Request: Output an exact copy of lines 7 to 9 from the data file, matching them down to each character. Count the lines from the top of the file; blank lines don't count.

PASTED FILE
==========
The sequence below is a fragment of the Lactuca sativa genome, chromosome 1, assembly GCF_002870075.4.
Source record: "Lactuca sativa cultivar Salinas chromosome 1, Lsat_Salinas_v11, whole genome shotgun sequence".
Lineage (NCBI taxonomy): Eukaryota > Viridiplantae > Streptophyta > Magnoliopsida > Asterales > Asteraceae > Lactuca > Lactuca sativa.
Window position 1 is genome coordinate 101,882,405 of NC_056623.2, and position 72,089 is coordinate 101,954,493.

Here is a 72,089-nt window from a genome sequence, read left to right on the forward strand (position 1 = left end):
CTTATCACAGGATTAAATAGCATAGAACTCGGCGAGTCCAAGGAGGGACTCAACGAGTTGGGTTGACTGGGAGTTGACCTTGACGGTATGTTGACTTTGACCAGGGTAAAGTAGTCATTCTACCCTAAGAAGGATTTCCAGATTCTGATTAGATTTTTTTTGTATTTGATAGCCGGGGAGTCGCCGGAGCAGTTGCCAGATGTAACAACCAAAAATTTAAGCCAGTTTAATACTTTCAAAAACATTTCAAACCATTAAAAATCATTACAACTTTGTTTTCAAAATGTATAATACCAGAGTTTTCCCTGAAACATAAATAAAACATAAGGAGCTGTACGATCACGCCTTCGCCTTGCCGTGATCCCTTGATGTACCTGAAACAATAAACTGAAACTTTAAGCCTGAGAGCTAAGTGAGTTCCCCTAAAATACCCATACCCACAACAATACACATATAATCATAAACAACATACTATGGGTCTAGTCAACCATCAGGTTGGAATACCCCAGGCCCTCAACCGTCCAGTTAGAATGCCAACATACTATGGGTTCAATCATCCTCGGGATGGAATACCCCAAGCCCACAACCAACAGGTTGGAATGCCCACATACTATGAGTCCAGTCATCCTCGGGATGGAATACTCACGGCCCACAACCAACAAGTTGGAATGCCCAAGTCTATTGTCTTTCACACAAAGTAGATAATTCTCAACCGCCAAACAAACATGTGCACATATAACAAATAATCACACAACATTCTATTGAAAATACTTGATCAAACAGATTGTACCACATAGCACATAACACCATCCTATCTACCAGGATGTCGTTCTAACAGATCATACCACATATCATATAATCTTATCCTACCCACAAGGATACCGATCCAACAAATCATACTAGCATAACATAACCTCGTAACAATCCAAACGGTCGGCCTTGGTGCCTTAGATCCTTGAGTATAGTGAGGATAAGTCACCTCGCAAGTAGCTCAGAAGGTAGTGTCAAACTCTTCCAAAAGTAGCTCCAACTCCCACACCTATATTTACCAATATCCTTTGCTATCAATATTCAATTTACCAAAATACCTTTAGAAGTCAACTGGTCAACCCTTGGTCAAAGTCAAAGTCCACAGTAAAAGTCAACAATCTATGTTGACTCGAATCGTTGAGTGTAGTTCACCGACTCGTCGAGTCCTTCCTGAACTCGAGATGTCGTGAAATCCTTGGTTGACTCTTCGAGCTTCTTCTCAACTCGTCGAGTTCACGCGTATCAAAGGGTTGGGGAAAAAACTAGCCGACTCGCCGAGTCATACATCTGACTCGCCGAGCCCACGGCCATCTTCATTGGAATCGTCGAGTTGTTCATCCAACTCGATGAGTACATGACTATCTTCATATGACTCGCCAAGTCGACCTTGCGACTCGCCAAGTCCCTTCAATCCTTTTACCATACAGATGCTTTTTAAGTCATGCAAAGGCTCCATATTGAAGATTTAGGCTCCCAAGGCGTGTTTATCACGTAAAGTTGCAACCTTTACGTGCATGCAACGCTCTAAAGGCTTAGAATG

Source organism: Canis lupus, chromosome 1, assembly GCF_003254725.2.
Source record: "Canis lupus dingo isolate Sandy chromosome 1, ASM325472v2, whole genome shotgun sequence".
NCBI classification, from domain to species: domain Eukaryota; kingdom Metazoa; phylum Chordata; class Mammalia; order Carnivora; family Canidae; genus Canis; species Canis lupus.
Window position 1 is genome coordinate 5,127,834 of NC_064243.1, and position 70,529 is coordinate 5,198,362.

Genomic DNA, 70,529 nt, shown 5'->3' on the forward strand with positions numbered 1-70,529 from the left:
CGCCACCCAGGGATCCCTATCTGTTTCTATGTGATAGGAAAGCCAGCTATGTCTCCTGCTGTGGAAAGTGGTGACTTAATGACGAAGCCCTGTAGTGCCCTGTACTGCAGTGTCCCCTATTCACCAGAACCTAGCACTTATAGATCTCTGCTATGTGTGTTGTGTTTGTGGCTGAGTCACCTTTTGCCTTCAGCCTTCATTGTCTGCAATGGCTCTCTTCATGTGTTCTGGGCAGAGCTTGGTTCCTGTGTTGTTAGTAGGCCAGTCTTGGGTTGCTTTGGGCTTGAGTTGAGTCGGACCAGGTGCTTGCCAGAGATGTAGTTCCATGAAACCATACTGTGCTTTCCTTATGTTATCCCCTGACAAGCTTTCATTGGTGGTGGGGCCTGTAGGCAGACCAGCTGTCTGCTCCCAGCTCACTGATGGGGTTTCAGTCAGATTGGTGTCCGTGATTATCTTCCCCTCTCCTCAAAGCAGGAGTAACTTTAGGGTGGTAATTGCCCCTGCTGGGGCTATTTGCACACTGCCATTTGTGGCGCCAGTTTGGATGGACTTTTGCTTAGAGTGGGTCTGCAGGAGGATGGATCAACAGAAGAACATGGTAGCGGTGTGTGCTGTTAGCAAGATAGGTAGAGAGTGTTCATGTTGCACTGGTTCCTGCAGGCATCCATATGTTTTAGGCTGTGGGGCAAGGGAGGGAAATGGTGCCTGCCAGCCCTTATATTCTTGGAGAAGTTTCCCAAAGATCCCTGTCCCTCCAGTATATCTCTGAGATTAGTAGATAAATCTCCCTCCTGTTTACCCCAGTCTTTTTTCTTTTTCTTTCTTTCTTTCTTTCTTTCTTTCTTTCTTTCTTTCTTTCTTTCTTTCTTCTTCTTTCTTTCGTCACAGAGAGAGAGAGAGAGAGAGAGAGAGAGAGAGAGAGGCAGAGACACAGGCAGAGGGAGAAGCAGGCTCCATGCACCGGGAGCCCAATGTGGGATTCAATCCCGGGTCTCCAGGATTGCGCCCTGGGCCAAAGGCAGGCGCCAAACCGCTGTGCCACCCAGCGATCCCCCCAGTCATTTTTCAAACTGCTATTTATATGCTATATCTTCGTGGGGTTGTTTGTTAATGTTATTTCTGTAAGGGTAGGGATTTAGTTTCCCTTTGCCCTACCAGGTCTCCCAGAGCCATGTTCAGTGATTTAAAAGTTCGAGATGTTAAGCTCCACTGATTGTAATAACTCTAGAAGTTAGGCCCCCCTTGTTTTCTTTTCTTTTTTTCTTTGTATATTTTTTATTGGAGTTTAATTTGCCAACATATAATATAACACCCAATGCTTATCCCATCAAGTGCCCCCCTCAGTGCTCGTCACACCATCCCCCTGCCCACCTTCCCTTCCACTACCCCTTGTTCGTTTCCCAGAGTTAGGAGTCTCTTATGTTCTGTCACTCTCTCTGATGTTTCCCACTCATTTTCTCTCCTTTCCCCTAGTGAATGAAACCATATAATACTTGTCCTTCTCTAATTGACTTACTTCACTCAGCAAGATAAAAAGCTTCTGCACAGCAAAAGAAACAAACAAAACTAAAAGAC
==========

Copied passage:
Source organism: Canis lupus, chromosome 1, assembly GCF_003254725.2.
Source record: "Canis lupus dingo isolate Sandy chromosome 1, ASM325472v2, whole genome shotgun sequence".
NCBI classification, from domain to species: domain Eukaryota; kingdom Metazoa; phylum Chordata; class Mammalia; order Carnivora; family Canidae; genus Canis; species Canis lupus.